Valeria Iarmolenko 0.000 0.000 13.066 11.900
156.531 40.799 39.883 37.949 37.900
Diana Varinska’s incredibly successful world championship singlehandedly launched Ukraine into the top 20 with gains on three of the four events.
21. (20) SOUTH AFRICA – 156.500
Claudia Cummins 13.900 12.750 13.200 12.700
Naveen Daries 13.700 12.700 13.050 12.950
Angela Maguire 13.000 12.300 11.900 12.250
Caitlin Rooskrantz 0.000 13.150 10.350 0.000
Cathy Eksteen 13.600 11.250 12.550 12.200
156.500 41.200 38.600 38.800 37.900
22. (21) COLOMBIA – 156.416
Melba Avendano 13.350 12.850 12.450 13.100
Dayana Ardila 14.150 11.800 12.000 13.050
Ginna Escobar 13.650 12.550 12.550 13.300
Valentina Pardo 13.466 12.500 12.800 12.950
Juliana Villa 12.450 12.100 11.450 12.450
156.416 41.266 37.900 37.800 39.450
23. (22) CZECH REPUBLIC – 155.950
Karolina Bartunkova 13.000 9.350 7.600 11.550
Veronika Cenkova 12.800 12.900 13.200 13.200
Romana Majerechova 12.800 11.650 10.950 12.350
Lucie Jirikova 13.500 12.850 13.100 12.950
Aneta Holasova 12.800 12.900 13.100 12.450
155.950 39.300 38.650 39.400 38.600
24. (24) MALAYSIA – 155.025
Tan Ing Yueh 13.375 12.450 13.100 12.700
Tracie Ang 13.150 12.650 13.300 12.200
Farah Ann Abdul Hadi 13.450 13.300 11.800 13.450
Nur Azira Aziri 11.900 11.000 11.400 11.750
Azmi Nur Eli Ellina 12.400 9.450 11.900 11.000
155.025 39.975 38.400 38.300 38.350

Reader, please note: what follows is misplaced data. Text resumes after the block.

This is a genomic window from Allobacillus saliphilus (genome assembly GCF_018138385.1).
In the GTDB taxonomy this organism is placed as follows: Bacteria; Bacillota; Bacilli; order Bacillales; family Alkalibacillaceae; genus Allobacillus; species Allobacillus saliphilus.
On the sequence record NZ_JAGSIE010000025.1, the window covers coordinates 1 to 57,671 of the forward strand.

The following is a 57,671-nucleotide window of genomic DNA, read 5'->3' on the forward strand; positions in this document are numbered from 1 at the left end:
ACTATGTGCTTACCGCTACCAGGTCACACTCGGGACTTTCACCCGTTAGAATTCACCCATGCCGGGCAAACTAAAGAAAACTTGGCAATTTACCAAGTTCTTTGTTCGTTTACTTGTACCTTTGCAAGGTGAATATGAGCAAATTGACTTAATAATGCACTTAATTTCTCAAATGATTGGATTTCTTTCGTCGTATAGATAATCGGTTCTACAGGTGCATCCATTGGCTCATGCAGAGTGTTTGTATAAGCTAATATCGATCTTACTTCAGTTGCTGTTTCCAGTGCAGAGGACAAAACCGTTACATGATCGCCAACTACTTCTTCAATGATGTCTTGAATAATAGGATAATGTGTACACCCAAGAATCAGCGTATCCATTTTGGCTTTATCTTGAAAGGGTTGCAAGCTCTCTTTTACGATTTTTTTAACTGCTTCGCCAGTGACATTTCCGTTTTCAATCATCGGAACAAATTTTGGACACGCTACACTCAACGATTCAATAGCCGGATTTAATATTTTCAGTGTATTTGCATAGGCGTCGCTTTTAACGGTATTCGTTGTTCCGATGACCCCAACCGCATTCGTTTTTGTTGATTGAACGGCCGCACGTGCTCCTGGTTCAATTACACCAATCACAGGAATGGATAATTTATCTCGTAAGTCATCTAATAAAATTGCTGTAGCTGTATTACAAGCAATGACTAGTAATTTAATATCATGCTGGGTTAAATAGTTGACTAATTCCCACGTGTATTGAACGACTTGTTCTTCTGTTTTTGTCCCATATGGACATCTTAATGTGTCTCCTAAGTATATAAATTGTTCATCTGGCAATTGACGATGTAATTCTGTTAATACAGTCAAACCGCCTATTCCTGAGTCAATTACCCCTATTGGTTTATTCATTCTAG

25. (26) NORWAY – 153.950
Julie Erichsen 13.200 10.600 11.700 12.550
Martine Skregelid 13.800 12.350 12.550 13.000
Solveig Berg 12.550 11.050 12.750 12.050
Ingrid Hafenbradl 12.550 12.000 12.950 12.500
Thea Nygaard 13.250 12.150 13.000 12.950
153.950 40.250 36.500 38.700 38.500
26. (39) SOUTH KOREA – 153.599
Kim Ju Ri 13.433 12.600 12.150 12.225
Lee Eun Ju 13.300 13.200 12.800 12.875
Heo Seon Min 0.000 12.450 0.000 10.300
Sung Gaeun 13.966 9.750 11.500 11.775
Yun Narae 0.000 11.350 12.275 12.325
153.599 40.699 38.250 37.225 37.425
South Korea moves way up based on the scores from the Korean National Sports Festival, which saw the return to competition of Yun Narae, immediately recording important numbers on beam and floor.
27. (27) PORTUGAL – 152.833
Mariana Marianito 13.150 10.800 12.550 12.400
Beatriz Dias 13.250 10.150 12.400 12.500
Filipa Martins 13.500 13.533 13.500 13.250
Mariana Carvalho 13.000 11.550 12.250 12.100
Leonor Feijo 12.250 11.200 12.450 11.800
152.833 39.900 36.283 38.500 38.150
27. (30) CUBA – 152.833
Yesenia Ferrera 14.350 12.850 13.350 14.000
Marcia Vidiaux 13.833 13.200 12.650 13.000
Yumila Rodriguez 12.900 9.250 11.100 11.750
Norma Zamora 13.450 0.000 11.150 11.650
None 0.000 0.000 0.000 0.000
152.833 41.633 35.300 37.150 38.750
Cuba gains a couple spots after worlds, where Marcia Vidiaux increased her 2017 high for her first vault by a few tenths.
29. (29) ARGENTINA – 152.666
Ayelen Tarabini 13.700 12.300 12.200 13.050
Augustina Pisos 13.350 12.750 12.700 12.550
Ailen Valente 0.000 11.950 10.850 11.900